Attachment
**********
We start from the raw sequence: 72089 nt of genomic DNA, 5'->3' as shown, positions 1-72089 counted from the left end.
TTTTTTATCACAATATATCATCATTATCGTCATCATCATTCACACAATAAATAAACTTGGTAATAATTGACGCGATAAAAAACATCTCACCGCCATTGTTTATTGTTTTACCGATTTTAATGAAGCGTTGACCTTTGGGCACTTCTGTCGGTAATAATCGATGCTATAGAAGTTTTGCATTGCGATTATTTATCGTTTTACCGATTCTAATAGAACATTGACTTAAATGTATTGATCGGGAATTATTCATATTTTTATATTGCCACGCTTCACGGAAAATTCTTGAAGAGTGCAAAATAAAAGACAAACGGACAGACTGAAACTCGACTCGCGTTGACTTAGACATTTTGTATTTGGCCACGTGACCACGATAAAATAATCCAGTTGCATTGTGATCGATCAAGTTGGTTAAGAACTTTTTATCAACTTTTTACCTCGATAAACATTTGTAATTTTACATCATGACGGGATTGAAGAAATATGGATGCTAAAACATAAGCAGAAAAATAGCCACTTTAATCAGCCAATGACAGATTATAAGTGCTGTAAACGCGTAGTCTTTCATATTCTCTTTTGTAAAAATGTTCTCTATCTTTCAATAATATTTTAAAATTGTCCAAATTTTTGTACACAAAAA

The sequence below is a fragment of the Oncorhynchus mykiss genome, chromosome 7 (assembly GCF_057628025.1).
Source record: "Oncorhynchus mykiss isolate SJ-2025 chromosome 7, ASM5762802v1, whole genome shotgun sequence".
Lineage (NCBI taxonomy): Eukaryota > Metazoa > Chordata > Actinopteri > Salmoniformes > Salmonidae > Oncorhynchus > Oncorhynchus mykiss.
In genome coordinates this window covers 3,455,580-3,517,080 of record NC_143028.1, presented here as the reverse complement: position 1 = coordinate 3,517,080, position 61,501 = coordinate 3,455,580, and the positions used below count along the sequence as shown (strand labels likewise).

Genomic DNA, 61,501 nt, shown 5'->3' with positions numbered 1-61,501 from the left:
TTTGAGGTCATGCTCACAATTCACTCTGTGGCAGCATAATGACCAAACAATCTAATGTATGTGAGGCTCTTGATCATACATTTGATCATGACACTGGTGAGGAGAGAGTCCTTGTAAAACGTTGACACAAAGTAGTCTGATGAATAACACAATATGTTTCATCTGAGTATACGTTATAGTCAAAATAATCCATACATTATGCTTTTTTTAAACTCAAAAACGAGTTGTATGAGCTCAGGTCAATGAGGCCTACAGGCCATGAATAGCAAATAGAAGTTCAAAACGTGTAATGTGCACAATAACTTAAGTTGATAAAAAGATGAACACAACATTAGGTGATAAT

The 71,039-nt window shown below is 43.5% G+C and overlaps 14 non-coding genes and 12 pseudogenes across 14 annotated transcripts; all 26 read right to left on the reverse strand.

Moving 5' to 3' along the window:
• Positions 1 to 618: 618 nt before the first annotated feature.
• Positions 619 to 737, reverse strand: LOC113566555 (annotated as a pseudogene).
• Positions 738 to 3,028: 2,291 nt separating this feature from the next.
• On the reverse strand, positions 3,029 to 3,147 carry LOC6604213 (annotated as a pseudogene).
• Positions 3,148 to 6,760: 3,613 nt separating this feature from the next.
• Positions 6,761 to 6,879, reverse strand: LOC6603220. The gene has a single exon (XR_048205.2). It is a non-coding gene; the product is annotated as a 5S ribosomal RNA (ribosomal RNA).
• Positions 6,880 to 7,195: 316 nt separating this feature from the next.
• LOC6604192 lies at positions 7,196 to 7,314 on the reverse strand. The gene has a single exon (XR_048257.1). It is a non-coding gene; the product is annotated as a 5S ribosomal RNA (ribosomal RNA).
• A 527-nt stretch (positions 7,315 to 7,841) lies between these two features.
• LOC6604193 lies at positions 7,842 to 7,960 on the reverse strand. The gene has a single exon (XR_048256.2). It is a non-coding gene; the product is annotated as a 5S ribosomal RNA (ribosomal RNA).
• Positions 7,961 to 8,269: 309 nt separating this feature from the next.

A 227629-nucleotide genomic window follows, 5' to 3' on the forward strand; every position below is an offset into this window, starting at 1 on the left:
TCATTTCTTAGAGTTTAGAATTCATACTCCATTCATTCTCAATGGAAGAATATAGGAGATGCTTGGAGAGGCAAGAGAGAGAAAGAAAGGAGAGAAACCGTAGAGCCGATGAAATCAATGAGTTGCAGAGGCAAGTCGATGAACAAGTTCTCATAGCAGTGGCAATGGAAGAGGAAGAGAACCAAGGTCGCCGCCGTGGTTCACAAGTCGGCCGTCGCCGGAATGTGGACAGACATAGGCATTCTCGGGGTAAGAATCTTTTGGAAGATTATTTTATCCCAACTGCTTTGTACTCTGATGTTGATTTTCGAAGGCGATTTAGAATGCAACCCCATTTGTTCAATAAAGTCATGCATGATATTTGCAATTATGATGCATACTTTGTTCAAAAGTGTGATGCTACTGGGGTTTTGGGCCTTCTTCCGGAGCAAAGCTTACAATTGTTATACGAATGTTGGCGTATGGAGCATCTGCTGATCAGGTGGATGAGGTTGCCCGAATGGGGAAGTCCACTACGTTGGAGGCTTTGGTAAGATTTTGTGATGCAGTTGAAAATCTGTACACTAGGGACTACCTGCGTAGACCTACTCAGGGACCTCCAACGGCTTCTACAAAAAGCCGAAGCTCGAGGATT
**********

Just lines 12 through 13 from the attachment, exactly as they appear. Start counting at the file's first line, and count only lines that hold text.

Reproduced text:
• Positions 619 to 737, reverse strand: LOC113566555 (annotated as a pseudogene).
• Positions 738 to 3,028: 2,291 nt separating this feature from the next.